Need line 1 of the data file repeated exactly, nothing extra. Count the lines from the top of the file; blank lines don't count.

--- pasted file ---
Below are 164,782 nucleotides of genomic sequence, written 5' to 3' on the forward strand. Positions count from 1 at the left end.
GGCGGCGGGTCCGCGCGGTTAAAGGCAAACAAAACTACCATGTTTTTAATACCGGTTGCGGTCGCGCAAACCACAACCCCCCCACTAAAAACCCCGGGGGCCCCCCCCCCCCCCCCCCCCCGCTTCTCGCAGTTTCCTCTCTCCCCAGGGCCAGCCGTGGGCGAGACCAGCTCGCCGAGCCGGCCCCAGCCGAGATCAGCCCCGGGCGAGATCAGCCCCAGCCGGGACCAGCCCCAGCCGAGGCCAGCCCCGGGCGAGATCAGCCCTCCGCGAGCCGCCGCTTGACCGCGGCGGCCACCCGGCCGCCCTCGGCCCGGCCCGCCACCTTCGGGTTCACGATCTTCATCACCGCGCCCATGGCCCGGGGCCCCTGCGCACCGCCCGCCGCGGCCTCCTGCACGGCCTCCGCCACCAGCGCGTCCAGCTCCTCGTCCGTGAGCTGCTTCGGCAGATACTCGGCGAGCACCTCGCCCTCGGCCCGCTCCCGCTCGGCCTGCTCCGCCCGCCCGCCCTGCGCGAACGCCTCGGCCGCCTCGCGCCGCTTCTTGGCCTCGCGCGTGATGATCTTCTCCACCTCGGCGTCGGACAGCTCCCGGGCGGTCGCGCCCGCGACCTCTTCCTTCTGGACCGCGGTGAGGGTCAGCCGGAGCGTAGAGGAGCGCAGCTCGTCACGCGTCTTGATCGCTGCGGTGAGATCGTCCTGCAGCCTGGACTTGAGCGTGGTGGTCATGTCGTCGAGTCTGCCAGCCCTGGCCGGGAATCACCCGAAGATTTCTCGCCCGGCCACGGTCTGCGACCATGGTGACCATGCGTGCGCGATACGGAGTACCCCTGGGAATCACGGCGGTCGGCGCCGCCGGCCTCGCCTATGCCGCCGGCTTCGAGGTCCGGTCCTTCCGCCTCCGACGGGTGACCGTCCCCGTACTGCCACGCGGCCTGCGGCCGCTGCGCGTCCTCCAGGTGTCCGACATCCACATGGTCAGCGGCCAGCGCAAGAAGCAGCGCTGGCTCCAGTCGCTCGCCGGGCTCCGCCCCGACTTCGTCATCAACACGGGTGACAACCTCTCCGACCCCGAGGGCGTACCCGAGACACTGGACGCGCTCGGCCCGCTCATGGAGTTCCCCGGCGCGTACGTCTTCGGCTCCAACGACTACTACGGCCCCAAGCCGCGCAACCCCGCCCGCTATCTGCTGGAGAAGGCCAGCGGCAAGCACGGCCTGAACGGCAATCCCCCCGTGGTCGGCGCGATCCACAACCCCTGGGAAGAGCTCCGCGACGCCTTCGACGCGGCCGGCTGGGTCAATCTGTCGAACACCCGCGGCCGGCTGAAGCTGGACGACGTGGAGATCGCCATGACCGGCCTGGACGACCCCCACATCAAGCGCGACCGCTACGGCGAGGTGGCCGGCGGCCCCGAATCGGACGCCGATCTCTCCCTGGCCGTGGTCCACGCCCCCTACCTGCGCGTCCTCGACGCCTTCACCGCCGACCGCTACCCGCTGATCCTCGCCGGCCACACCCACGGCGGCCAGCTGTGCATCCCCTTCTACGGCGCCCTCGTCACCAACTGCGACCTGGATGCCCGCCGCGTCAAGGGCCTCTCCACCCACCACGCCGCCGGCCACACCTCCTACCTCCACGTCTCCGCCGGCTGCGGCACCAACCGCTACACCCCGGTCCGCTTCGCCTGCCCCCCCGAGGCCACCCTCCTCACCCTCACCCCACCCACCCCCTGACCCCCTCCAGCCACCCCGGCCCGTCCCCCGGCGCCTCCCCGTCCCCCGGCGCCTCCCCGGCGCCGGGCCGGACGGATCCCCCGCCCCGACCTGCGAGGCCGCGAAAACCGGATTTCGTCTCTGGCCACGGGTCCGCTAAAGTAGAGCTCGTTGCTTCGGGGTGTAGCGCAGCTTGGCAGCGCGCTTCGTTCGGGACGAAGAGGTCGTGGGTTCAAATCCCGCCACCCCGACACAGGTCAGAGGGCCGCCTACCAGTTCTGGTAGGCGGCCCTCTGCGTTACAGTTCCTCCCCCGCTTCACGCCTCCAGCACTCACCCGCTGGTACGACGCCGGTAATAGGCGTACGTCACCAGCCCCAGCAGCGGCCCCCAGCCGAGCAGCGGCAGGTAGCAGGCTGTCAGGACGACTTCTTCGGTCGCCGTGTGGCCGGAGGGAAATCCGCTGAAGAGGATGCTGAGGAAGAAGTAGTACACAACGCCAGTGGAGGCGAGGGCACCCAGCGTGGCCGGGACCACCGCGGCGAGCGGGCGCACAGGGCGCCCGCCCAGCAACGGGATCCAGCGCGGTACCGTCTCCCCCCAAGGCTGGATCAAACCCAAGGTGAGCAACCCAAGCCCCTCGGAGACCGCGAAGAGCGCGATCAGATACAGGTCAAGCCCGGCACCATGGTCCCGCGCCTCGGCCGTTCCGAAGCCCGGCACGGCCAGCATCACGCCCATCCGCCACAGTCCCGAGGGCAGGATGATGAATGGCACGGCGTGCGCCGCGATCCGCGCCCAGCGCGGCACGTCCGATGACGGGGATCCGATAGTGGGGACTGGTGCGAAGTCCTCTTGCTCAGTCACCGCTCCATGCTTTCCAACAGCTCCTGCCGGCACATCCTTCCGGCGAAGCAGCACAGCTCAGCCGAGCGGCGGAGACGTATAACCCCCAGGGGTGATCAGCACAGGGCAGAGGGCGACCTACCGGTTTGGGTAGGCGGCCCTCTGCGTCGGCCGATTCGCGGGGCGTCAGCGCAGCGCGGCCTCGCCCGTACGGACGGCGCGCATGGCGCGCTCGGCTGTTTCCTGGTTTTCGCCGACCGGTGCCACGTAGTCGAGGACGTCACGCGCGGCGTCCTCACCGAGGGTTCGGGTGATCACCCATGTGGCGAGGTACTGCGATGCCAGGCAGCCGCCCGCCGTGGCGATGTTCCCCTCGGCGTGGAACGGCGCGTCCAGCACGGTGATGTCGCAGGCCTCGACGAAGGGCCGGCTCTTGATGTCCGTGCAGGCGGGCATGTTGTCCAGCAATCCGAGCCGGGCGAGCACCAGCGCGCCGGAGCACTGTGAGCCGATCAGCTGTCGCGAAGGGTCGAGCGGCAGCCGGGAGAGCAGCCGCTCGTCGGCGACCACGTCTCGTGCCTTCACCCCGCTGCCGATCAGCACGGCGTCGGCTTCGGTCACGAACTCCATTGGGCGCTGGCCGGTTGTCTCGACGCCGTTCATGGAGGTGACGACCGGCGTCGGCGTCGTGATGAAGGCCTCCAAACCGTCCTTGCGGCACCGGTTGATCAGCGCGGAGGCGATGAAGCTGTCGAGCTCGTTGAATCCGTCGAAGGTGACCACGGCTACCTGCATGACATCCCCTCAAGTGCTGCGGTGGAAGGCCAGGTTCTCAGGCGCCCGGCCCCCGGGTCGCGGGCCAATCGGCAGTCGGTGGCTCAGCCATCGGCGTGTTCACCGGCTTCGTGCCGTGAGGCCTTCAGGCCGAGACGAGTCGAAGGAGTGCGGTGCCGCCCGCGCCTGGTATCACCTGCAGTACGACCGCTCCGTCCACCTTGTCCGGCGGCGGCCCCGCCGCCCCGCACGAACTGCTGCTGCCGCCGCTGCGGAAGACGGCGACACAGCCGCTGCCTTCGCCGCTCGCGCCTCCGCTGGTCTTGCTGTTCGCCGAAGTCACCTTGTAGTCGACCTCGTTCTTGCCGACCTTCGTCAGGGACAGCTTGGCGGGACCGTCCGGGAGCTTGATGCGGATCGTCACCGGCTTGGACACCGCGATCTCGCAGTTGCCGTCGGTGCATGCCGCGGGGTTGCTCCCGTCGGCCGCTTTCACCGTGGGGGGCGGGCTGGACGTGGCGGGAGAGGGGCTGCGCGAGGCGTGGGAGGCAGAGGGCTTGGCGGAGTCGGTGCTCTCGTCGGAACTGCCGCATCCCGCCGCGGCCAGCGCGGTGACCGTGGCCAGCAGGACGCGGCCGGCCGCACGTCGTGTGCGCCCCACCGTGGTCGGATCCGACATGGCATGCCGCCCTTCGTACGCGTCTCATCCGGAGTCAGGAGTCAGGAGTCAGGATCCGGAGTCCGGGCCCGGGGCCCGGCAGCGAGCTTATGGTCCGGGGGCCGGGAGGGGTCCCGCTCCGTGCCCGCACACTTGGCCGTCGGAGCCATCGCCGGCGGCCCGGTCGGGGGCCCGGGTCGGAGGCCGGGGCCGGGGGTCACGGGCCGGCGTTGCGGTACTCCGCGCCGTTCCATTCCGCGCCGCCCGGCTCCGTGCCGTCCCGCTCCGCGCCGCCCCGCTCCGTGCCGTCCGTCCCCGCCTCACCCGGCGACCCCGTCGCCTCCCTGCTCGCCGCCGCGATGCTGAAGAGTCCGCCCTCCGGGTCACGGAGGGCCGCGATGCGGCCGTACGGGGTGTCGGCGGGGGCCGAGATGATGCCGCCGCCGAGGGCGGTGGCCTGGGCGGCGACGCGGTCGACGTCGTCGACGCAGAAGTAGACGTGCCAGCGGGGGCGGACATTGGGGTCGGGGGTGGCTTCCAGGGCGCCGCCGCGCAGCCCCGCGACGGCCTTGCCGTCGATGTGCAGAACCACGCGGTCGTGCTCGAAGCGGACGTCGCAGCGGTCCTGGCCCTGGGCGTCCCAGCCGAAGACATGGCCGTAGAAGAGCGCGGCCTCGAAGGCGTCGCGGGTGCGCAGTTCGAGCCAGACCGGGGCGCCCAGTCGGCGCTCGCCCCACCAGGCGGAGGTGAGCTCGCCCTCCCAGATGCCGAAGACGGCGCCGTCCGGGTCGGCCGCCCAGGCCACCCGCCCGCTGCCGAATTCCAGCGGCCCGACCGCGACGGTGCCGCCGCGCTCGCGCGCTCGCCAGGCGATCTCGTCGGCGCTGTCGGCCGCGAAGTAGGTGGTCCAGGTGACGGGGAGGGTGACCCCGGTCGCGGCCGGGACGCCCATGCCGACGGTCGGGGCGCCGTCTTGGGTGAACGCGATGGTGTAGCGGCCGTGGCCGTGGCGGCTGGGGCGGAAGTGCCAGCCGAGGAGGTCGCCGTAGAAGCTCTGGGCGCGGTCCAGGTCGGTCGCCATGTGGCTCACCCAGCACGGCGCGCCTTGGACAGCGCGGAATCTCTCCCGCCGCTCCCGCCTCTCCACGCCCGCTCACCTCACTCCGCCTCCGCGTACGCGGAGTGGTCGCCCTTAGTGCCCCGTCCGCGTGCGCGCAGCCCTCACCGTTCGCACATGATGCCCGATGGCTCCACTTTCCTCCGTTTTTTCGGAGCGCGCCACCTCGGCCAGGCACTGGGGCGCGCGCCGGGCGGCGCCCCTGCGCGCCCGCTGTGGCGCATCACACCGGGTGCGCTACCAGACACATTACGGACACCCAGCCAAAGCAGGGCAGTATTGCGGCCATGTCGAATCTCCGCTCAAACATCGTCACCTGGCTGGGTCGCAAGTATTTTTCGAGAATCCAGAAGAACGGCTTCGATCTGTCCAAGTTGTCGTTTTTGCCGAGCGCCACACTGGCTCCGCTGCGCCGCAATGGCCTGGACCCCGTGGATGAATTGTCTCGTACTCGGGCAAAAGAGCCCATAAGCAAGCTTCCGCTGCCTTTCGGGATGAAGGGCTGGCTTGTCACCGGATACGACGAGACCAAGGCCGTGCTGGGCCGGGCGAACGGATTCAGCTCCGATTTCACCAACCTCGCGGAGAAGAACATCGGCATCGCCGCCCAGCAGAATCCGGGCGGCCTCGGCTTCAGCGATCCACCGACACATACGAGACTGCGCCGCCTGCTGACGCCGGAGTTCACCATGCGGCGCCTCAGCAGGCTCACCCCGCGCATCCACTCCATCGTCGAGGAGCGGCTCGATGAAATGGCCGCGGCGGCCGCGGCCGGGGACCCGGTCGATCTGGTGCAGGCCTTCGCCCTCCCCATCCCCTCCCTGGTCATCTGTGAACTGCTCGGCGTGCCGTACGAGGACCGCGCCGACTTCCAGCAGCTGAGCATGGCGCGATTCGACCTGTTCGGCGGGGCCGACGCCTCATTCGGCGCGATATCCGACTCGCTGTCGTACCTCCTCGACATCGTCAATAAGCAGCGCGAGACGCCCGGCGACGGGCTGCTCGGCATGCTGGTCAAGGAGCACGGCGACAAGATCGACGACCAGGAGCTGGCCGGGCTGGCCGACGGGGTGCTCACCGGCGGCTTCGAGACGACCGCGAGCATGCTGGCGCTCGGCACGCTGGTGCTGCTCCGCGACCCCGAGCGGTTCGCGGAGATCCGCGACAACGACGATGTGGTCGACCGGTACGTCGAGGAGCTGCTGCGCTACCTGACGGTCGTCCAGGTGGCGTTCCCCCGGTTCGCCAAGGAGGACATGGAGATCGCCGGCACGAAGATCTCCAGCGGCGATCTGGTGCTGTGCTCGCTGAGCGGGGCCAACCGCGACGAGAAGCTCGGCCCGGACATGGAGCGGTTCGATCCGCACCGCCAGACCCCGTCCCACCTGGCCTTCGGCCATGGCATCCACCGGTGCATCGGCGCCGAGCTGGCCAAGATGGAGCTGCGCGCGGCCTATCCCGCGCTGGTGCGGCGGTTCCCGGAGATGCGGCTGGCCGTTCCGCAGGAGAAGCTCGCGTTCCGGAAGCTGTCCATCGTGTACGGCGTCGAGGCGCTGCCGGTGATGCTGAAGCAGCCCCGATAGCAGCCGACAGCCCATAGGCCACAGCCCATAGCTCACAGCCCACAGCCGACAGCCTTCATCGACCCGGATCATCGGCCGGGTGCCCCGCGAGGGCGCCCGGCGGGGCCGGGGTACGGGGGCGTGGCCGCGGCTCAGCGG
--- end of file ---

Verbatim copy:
Below are 164,782 nucleotides of genomic sequence, written 5' to 3' on the forward strand. Positions count from 1 at the left end.